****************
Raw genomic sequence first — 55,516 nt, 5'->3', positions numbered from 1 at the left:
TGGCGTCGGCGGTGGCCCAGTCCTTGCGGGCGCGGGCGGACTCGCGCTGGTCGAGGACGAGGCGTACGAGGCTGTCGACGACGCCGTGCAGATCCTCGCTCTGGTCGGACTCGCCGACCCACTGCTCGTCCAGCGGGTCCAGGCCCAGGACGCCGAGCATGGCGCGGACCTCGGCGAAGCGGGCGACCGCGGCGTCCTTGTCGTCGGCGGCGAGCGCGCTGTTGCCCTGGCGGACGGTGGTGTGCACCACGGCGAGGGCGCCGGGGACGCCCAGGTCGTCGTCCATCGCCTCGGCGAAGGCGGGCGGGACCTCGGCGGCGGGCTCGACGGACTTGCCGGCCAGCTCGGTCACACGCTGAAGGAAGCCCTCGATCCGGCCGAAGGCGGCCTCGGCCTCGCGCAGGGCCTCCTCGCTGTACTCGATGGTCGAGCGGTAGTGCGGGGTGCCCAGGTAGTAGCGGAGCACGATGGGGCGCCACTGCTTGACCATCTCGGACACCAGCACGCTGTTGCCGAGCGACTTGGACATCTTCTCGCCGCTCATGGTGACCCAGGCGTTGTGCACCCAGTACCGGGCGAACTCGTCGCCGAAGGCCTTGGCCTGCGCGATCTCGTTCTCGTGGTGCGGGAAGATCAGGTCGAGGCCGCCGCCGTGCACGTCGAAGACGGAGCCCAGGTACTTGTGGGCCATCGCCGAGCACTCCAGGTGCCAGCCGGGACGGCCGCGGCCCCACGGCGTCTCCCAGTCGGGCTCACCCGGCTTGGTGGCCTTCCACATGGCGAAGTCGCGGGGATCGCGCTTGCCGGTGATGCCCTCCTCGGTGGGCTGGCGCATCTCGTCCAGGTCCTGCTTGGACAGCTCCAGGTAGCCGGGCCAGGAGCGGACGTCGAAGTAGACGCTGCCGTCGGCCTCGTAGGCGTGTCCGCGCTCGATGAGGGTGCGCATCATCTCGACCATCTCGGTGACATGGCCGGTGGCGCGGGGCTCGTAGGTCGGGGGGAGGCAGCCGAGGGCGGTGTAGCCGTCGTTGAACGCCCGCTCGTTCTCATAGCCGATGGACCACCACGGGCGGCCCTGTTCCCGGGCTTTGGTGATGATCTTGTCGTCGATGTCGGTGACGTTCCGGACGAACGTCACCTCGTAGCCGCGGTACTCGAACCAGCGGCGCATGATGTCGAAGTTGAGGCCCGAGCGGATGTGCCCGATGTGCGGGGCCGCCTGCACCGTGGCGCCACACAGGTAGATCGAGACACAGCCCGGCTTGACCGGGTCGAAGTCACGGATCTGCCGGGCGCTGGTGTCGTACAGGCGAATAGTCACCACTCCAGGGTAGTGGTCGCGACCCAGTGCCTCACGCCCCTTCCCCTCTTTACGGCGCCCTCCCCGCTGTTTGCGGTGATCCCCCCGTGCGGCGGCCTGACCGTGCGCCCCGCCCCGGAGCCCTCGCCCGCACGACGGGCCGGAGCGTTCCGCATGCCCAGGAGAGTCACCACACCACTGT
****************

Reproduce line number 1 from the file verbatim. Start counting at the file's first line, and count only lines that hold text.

Raw genomic sequence first — 55,516 nt, 5'->3', positions numbered from 1 at the left: